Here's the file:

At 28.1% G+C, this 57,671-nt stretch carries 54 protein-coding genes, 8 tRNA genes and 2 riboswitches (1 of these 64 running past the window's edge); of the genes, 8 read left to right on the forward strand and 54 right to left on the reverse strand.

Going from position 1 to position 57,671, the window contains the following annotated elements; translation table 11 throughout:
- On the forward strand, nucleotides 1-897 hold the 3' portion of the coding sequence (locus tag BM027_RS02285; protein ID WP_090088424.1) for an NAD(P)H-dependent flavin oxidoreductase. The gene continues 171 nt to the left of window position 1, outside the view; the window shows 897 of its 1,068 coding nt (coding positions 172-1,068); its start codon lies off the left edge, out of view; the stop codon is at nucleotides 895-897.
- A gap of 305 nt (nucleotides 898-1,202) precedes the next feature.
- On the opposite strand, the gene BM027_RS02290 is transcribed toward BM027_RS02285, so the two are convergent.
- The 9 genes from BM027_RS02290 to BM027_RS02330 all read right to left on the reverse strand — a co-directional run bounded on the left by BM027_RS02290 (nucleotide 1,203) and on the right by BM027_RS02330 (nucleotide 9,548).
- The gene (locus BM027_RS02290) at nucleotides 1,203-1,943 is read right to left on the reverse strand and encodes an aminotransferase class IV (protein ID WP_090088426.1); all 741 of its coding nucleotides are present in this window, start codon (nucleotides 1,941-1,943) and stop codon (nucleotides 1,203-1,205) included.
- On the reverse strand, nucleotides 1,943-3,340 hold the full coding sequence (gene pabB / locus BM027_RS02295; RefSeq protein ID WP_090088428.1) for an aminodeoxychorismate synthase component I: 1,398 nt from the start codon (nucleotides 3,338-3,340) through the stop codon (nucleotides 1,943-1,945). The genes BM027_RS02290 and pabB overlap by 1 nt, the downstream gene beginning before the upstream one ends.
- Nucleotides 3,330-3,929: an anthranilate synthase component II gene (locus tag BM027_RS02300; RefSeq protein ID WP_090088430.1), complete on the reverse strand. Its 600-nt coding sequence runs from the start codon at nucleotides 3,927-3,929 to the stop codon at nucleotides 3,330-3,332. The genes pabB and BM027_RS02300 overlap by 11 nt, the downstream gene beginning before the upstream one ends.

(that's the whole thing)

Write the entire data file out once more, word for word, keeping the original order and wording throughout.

At 28.1% G+C, this 57,671-nt stretch carries 54 protein-coding genes, 8 tRNA genes and 2 riboswitches (1 of these 64 running past the window's edge); of the genes, 8 read left to right on the forward strand and 54 right to left on the reverse strand.

Going from position 1 to position 57,671, the window contains the following annotated elements; translation table 11 throughout:
- On the forward strand, nucleotides 1-897 hold the 3' portion of the coding sequence (locus tag BM027_RS02285; protein ID WP_090088424.1) for an NAD(P)H-dependent flavin oxidoreductase. The gene continues 171 nt to the left of window position 1, outside the view; the window shows 897 of its 1,068 coding nt (coding positions 172-1,068); its start codon lies off the left edge, out of view; the stop codon is at nucleotides 895-897.
- A gap of 305 nt (nucleotides 898-1,202) precedes the next feature.
- On the opposite strand, the gene BM027_RS02290 is transcribed toward BM027_RS02285, so the two are convergent.
- The 9 genes from BM027_RS02290 to BM027_RS02330 all read right to left on the reverse strand — a co-directional run bounded on the left by BM027_RS02290 (nucleotide 1,203) and on the right by BM027_RS02330 (nucleotide 9,548).
- The gene (locus BM027_RS02290) at nucleotides 1,203-1,943 is read right to left on the reverse strand and encodes an aminotransferase class IV (protein ID WP_090088426.1); all 741 of its coding nucleotides are present in this window, start codon (nucleotides 1,941-1,943) and stop codon (nucleotides 1,203-1,205) included.
- On the reverse strand, nucleotides 1,943-3,340 hold the full coding sequence (gene pabB / locus BM027_RS02295; RefSeq protein ID WP_090088428.1) for an aminodeoxychorismate synthase component I: 1,398 nt from the start codon (nucleotides 3,338-3,340) through the stop codon (nucleotides 1,943-1,945). The genes BM027_RS02290 and pabB overlap by 1 nt, the downstream gene beginning before the upstream one ends.
- Nucleotides 3,330-3,929: an anthranilate synthase component II gene (locus tag BM027_RS02300; RefSeq protein ID WP_090088430.1), complete on the reverse strand. Its 600-nt coding sequence runs from the start codon at nucleotides 3,927-3,929 to the stop codon at nucleotides 3,330-3,332. The genes pabB and BM027_RS02300 overlap by 11 nt, the downstream gene beginning before the upstream one ends.